Morgan Stanley is wooing its investment bankers by introducing paid sabbaticals for newly-promoted vice-presidents and making earlier job offers to those at the start of their careers.
The Wall Street bank’s initiatives come as lenders on both sides of the Atlantic explore more creative ways to discourage talented staff from defecting to more fashionable industries such as technology and hedge funds.
A person at Morgan Stanley said the bank had recently unveiled the four-week sabbaticals for vice-presidents (VP) and that the reaction so far had been “very positive”. Morgan Stanley declined to make an official comment.
It typically takes about five years of long hours to reach VP level, where bankers usually earn more than $ 150,000 a year. The Morgan Stanley banker said the sabbatical scheme would be monitored to make sure staff did not think that they would be perceived as “weak” for taking time out.
In another strategy to keep staff, the bank will talk to analysts about their job prospects in November this year — three months earlier than the usual performance review. “We (will) communicate to people earlier in their careers that they have significant runway at Morgan Stanley, that we want them to stay,” the banker said.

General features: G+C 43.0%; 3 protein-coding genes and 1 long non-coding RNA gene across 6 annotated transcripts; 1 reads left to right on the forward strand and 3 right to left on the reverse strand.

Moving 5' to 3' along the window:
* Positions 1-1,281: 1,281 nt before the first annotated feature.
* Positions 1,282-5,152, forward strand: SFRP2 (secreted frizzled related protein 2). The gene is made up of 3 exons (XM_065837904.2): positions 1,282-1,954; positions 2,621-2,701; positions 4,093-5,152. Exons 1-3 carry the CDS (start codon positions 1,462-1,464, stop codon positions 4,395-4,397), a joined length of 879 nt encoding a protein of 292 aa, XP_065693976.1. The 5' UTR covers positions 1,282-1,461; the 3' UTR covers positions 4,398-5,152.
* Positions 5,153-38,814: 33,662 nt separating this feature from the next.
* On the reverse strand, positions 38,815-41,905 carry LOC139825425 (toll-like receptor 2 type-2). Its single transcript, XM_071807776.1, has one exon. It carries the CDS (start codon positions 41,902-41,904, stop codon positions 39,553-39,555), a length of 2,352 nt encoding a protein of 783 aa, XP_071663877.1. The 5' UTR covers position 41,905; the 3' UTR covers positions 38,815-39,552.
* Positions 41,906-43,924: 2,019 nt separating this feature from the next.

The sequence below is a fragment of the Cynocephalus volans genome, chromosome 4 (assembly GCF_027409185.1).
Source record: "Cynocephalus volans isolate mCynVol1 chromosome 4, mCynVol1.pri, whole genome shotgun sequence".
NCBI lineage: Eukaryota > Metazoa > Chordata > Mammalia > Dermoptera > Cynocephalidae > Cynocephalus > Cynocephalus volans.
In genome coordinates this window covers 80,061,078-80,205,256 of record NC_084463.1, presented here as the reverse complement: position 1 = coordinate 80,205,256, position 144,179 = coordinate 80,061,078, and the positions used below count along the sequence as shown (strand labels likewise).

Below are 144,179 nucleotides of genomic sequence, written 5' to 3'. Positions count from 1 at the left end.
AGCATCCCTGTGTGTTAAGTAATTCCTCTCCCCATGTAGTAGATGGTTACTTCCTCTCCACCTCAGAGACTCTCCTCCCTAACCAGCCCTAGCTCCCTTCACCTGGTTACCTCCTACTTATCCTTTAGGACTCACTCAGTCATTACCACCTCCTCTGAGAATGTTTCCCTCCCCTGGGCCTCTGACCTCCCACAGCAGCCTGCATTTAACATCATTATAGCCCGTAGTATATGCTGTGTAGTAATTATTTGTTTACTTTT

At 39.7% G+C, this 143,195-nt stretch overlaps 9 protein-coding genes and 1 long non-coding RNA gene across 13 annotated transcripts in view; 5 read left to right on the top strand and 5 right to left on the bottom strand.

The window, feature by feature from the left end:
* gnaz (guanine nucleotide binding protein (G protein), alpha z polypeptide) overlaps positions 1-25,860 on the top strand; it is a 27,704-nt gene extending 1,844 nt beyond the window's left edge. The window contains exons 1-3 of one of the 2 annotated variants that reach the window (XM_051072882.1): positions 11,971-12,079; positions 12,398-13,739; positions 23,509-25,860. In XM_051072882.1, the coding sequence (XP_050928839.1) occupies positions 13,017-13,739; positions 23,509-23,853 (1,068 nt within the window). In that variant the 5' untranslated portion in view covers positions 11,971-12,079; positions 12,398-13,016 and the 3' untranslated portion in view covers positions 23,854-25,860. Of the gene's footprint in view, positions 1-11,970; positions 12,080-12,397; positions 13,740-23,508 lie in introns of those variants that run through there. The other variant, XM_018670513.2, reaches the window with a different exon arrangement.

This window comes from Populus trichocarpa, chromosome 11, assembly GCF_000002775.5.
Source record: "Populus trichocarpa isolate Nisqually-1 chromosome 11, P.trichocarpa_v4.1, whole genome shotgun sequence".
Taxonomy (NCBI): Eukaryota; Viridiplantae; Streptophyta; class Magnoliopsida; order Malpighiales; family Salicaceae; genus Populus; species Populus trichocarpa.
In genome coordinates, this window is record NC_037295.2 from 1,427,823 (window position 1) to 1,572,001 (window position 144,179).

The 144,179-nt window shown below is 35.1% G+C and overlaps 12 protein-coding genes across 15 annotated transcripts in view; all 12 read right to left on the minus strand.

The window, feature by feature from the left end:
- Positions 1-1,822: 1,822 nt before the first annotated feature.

“Previously we were doing that after the private equity recruiting season was already over for the first year . . . they almost had to forgo those opportunities without knowing very clearly from us [what their opportunities were].”
Hedge funds and private equity groups in New York typically recruit from banks in February, though some bankers say their analysts are often approached within weeks of taking up their roles.
Under its new timetable, Morgan Stanley will have just three or four months’ of employment to judge the capabilities of its first-year analysts, though some will have previously served ten-week internships. The banker said that was long enough to “figure out the high performers”.
Those high performers can also benefit from accelerated promotions, as will those deemed with high potential at several other investment banks including Goldman Sachs under an initiative unveiled last November, and Royal Bank of Scotland.
Other innovative schemes to improve banker retention rates include global mobility programmes, such as that offered by Deutsche Bank, and volunteer opportunities, in evidence at Citigroup.
Most banks have also brought in measures to improve work-life balance for junior bankers, including news this week that UBS has asked junior bankers to take two hours off a week to attend to “personal matters” and Credit Suisse has banned staff from working Friday nights, other than in highly exceptional circumstances.
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